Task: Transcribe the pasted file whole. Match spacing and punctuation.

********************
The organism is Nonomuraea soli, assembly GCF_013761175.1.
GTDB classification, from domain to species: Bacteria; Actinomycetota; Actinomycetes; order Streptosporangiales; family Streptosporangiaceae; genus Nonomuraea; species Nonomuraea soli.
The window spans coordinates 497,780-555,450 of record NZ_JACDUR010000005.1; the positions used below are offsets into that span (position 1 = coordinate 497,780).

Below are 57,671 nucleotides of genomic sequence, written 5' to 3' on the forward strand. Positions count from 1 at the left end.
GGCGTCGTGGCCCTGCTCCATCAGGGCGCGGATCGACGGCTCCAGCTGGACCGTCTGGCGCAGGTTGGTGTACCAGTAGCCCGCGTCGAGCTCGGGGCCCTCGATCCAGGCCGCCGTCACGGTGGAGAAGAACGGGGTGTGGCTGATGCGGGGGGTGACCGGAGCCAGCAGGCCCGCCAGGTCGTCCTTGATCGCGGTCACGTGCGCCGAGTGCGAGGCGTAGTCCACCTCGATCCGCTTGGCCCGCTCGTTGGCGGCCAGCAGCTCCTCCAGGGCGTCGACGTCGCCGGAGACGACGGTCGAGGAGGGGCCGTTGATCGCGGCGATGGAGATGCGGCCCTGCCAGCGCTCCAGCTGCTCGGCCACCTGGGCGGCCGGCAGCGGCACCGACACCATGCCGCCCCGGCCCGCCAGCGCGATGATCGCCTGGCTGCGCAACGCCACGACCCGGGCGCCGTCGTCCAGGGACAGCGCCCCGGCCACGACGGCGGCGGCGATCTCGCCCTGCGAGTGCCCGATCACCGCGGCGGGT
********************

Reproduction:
The organism is Nonomuraea soli, assembly GCF_013761175.1.
GTDB classification, from domain to species: Bacteria; Actinomycetota; Actinomycetes; order Streptosporangiales; family Streptosporangiaceae; genus Nonomuraea; species Nonomuraea soli.
The window spans coordinates 497,780-555,450 of record NZ_JACDUR010000005.1; the positions used below are offsets into that span (position 1 = coordinate 497,780).

Below are 57,671 nucleotides of genomic sequence, written 5' to 3' on the forward strand. Positions count from 1 at the left end.
GGCGTCGTGGCCCTGCTCCATCAGGGCGCGGATCGACGGCTCCAGCTGGACCGTCTGGCGCAGGTTGGTGTACCAGTAGCCCGCGTCGAGCTCGGGGCCCTCGATCCAGGCCGCCGTCACGGTGGAGAAGAACGGGGTGTGGCTGATGCGGGGGGTGACCGGAGCCAGCAGGCCCGCCAGGTCGTCCTTGATCGCGGTCACGTGCGCCGAGTGCGAGGCGTAGTCCACCTCGATCCGCTTGGCCCGCTCGTTGGCGGCCAGCAGCTCCTCCAGGGCGTCGACGTCGCCGGAGACGACGGTCGAGGAGGGGCCGTTGATCGCGGCGATGGAGATGCGGCCCTGCCAGCGCTCCAGCTGCTCGGCCACCTGGGCGGCCGGCAGCGGCACCGACACCATGCCGCCCCGGCCCGCCAGCGCGATGATCGCCTGGCTGCGCAACGCCACGACCCGGGCGCCGTCGTCCAGGGACAGCGCCCCGGCCACGACGGCGGCGGCGATCTCGCCCTGCGAGTGCCCGATCACCGCGGCGGGT